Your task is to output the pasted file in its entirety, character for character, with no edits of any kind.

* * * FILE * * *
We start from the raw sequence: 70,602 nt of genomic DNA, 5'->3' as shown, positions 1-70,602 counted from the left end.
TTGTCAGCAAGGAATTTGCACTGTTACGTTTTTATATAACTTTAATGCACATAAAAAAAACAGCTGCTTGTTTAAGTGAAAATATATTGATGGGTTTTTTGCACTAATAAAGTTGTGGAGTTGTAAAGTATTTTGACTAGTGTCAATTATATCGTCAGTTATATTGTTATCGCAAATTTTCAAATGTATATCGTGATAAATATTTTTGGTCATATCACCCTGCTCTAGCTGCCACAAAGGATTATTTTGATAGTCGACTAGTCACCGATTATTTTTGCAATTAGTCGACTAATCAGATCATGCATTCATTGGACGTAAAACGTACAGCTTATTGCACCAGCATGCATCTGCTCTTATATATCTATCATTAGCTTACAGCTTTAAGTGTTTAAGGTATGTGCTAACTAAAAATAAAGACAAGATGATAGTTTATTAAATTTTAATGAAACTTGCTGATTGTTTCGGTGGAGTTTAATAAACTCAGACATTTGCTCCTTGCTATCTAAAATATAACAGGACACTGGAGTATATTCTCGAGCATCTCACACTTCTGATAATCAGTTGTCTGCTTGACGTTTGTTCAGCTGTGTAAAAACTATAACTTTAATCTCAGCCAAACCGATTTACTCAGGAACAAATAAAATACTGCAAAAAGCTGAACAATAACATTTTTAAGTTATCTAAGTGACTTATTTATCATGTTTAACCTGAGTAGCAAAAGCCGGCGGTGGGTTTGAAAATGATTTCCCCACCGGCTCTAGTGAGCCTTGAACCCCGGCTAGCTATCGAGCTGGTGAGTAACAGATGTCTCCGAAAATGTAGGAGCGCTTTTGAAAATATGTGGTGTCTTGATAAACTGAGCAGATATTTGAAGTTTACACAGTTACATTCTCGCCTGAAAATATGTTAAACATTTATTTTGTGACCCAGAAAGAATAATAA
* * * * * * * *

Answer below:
We start from the raw sequence: 70,602 nt of genomic DNA, 5'->3' as shown, positions 1-70,602 counted from the left end.
TTGTCAGCAAGGAATTTGCACTGTTACGTTTTTATATAACTTTAATGCACATAAAAAAAACAGCTGCTTGTTTAAGTGAAAATATATTGATGGGTTTTTTGCACTAATAAAGTTGTGGAGTTGTAAAGTATTTTGACTAGTGTCAATTATATCGTCAGTTATATTGTTATCGCAAATTTTCAAATGTATATCGTGATAAATATTTTTGGTCATATCACCCTGCTCTAGCTGCCACAAAGGATTATTTTGATAGTCGACTAGTCACCGATTATTTTTGCAATTAGTCGACTAATCAGATCATGCATTCATTGGACGTAAAACGTACAGCTTATTGCACCAGCATGCATCTGCTCTTATATATCTATCATTAGCTTACAGCTTTAAGTGTTTAAGGTATGTGCTAACTAAAAATAAAGACAAGATGATAGTTTATTAAATTTTAATGAAACTTGCTGATTGTTTCGGTGGAGTTTAATAAACTCAGACATTTGCTCCTTGCTATCTAAAATATAACAGGACACTGGAGTATATTCTCGAGCATCTCACACTTCTGATAATCAGTTGTCTGCTTGACGTTTGTTCAGCTGTGTAAAAACTATAACTTTAATCTCAGCCAAACCGATTTACTCAGGAACAAATAAAATACTGCAAAAAGCTGAACAATAACATTTTTAAGTTATCTAAGTGACTTATTTATCATGTTTAACCTGAGTAGCAAAAGCCGGCGGTGGGTTTGAAAATGATTTCCCCACCGGCTCTAGTGAGCCTTGAACCCCGGCTAGCTATCGAGCTGGTGAGTAACAGATGTCTCCGAAAATGTAGGAGCGCTTTTGAAAATATGTGGTGTCTTGATAAACTGAGCAGATATTTGAAGTTTACACAGTTACATTCTCGCCTGAAAATATGTTAAACATTTATTTTGTGACCCAGAAAGAATAATAA